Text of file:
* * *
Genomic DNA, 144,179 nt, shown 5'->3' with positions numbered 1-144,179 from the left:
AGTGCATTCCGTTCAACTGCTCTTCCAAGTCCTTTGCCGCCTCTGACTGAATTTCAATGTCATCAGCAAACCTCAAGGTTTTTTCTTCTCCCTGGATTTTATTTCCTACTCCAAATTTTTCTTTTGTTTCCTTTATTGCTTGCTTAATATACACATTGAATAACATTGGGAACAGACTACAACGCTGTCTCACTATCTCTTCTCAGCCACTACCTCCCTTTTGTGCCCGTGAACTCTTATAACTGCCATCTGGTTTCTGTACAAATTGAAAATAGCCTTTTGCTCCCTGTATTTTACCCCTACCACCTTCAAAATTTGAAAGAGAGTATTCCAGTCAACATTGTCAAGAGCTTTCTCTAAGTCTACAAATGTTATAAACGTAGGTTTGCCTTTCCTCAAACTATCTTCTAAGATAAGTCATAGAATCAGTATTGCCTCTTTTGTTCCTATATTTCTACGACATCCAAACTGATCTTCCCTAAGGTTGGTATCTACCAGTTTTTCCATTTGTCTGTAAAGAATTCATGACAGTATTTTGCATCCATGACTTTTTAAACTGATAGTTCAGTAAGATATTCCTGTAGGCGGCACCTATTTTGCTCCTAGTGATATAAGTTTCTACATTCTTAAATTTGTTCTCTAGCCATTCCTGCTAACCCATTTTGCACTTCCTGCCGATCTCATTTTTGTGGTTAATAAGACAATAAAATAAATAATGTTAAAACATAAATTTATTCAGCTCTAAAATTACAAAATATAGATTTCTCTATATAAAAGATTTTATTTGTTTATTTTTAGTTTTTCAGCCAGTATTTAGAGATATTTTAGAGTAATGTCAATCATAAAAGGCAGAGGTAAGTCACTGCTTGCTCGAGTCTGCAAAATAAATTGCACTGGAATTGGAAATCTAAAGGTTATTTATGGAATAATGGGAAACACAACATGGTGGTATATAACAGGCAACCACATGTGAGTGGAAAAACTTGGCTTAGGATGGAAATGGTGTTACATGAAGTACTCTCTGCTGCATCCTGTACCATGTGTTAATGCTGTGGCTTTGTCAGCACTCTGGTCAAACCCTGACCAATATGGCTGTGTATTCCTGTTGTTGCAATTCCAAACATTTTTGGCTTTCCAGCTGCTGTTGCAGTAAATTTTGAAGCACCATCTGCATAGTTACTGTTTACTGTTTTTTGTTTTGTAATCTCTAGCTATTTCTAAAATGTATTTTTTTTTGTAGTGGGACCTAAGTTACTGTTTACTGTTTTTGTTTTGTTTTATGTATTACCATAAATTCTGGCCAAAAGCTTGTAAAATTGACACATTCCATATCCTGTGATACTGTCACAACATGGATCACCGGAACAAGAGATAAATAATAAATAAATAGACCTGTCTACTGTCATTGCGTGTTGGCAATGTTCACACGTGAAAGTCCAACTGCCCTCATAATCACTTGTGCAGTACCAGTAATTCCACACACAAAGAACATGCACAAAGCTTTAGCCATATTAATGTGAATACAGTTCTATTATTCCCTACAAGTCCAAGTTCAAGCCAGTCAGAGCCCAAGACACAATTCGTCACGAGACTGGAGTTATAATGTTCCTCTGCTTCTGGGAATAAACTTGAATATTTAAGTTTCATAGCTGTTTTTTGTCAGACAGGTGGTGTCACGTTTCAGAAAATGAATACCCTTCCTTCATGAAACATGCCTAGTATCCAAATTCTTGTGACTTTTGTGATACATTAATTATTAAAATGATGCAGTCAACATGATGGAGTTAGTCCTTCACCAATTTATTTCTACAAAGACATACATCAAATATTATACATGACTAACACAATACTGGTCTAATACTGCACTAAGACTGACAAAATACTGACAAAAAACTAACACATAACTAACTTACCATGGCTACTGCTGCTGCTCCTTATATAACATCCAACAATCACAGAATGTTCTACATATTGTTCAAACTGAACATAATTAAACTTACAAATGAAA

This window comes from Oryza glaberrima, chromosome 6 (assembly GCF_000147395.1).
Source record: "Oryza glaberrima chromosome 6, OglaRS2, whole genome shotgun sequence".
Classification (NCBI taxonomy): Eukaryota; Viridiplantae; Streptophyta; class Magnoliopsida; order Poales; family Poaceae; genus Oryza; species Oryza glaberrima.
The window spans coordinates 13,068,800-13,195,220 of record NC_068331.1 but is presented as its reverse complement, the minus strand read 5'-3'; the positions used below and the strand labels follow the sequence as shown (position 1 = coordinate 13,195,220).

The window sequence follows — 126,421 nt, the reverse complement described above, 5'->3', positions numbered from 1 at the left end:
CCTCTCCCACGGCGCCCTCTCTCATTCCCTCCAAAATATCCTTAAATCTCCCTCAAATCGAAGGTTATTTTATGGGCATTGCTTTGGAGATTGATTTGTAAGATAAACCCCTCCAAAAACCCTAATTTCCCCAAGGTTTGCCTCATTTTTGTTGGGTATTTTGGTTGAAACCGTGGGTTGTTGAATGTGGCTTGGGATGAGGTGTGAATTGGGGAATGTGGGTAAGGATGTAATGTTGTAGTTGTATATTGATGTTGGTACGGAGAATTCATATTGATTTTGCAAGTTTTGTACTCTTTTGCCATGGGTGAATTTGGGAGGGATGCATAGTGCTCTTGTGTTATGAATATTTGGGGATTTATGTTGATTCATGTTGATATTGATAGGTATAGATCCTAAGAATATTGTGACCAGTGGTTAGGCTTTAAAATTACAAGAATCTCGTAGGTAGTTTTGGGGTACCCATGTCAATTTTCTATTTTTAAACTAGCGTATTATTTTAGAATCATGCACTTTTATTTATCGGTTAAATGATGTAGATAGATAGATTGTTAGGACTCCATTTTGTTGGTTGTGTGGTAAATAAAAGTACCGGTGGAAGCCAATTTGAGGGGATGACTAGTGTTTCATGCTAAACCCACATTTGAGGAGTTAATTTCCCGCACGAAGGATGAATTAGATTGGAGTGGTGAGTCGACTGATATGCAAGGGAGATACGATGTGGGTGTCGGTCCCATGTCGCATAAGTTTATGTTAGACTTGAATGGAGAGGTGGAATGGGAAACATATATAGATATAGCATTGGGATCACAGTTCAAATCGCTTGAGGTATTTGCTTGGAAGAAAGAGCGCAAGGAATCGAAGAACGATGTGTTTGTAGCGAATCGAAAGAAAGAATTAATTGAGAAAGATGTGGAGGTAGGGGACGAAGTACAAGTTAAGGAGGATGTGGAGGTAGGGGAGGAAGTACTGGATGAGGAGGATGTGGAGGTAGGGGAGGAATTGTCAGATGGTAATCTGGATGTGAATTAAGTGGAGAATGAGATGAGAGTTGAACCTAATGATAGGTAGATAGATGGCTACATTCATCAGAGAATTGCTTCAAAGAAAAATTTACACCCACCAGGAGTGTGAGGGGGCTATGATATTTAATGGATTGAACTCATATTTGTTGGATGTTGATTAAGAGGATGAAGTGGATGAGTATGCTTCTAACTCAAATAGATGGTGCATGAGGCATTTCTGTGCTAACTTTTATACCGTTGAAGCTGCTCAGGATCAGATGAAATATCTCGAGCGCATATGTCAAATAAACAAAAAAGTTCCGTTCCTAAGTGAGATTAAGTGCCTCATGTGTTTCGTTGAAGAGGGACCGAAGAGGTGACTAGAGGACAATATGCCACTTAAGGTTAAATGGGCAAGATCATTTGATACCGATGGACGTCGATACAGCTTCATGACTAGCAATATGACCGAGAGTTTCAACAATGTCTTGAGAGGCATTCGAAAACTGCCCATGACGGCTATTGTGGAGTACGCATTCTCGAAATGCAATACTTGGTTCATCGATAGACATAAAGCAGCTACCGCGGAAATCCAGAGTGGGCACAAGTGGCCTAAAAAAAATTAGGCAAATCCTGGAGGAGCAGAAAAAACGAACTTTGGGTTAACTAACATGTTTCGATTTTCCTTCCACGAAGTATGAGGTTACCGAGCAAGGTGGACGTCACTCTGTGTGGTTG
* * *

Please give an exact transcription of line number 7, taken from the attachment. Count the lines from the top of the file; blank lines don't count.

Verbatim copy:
The window sequence follows — 126,421 nt, the reverse complement described above, 5'->3', positions numbered from 1 at the left end: